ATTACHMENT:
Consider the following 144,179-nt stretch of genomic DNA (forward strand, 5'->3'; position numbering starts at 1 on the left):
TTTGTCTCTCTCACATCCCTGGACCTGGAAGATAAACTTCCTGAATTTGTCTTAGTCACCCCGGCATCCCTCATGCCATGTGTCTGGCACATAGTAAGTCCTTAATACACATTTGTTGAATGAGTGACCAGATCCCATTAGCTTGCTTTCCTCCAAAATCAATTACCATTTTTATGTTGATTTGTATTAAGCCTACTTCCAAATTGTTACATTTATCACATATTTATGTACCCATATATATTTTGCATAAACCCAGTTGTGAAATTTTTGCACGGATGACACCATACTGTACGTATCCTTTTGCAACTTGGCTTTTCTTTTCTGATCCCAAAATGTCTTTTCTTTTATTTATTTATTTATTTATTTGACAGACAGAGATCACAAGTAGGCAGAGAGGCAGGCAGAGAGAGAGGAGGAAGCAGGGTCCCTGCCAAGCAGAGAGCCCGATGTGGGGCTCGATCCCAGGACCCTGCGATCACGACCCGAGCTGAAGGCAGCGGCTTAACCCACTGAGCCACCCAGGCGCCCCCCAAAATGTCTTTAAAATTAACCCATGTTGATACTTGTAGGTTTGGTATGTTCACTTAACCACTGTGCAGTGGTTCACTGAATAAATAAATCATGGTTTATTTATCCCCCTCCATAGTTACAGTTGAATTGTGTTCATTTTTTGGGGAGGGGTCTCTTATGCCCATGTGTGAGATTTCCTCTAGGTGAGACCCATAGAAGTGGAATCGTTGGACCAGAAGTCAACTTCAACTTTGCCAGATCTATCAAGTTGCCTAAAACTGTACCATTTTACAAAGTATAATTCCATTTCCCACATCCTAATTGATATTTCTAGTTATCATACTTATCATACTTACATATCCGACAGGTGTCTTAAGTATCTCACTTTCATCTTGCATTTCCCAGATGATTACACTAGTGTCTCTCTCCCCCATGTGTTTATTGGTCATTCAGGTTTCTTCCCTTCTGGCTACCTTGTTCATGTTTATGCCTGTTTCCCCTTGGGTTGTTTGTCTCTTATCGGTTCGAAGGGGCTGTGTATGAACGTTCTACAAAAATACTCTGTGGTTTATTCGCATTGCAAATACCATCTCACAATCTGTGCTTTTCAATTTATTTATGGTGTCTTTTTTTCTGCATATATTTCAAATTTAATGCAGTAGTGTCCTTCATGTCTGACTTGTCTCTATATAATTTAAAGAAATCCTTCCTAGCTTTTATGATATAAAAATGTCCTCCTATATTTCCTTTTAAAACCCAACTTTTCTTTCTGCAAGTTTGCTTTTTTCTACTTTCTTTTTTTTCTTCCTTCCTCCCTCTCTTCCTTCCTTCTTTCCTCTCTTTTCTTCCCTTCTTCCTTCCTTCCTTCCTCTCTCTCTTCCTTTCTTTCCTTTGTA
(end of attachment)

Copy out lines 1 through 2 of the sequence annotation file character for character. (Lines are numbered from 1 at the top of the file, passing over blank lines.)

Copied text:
Consider the following 144,179-nt stretch of genomic DNA (forward strand, 5'->3'; position numbering starts at 1 on the left):
TTTGTCTCTCTCACATCCCTGGACCTGGAAGATAAACTTCCTGAATTTGTCTTAGTCACCCCGGCATCCCTCATGCCATGTGTCTGGCACATAGTAAGTCCTTAATACACATTTGTTGAATGAGTGACCAGATCCCATTAGCTTGCTTTCCTCCAAAATCAATTACCATTTTTATGTTGATTTGTATTAAGCCTACTTCCAAATTGTTACATTTATCACATATTTATGTACCCATATATATTTTGCATAAACCCAGTTGTGAAATTTTTGCACGGATGACACCATACTGTACGTATCCTTTTGCAACTTGGCTTTTCTTTTCTGATCCCAAAATGTCTTTTCTTTTATTTATTTATTTATTTATTTGACAGACAGAGATCACAAGTAGGCAGAGAGGCAGGCAGAGAGAGAGGAGGAAGCAGGGTCCCTGCCAAGCAGAGAGCCCGATGTGGGGCTCGATCCCAGGACCCTGCGATCACGACCCGAGCTGAAGGCAGCGGCTTAACCCACTGAGCCACCCAGGCGCCCCCCAAAATGTCTTTAAAATTAACCCATGTTGATACTTGTAGGTTTGGTATGTTCACTTAACCACTGTGCAGTGGTTCACTGAATAAATAAATCATGGTTTATTTATCCCCCTCCATAGTTACAGTTGAATTGTGTTCATTTTTTGGGGAGGGGTCTCTTATGCCCATGTGTGAGATTTCCTCTAGGTGAGACCCATAGAAGTGGAATCGTTGGACCAGAAGTCAACTTCAACTTTGCCAGATCTATCAAGTTGCCTAAAACTGTACCATTTTACAAAGTATAATTCCATTTCCCACATCCTAATTGATATTTCTAGTTATCATACTTATCATACTTACATATCCGACAGGTGTCTTAAGTATCTCACTTTCATCTTGCATTTCCCAGATGATTACACTAGTGTCTCTCTCCCCCATGTGTTTATTGGTCATTCAGGTTTCTTCCCTTCTGGCTACCTTGTTCATGTTTATGCCTGTTTCCCCTTGGGTTGTTTGTCTCTTATCGGTTCGAAGGGGCTGTGTATGAACGTTCTACAAAAATACTCTGTGGTTTATTCGCATTGCAAATACCATCTCACAATCTGTGCTTTTCAATTTATTTATGGTGTCTTTTTTTCTGCATATATTTCAAATTTAATGCAGTAGTGTCCTTCATGTCTGACTTGTCTCTATATAATTTAAAGAAATCCTTCCTAGCTTTTATGATATAAAAATGTCCTCCTATATTTCCTTTTAAAACCCAACTTTTCTTTCTGCAAGTTTGCTTTTTTCTACTTTCTTTTTTTTCTTCCTTCCTCCCTCTCTTCCTTCCTTCTTTCCTCTCTTTTCTTCCCTTCTTCCTTCCTTCCTTCCTCTCTCTCTTCCTTTCTTTCCTTTGTA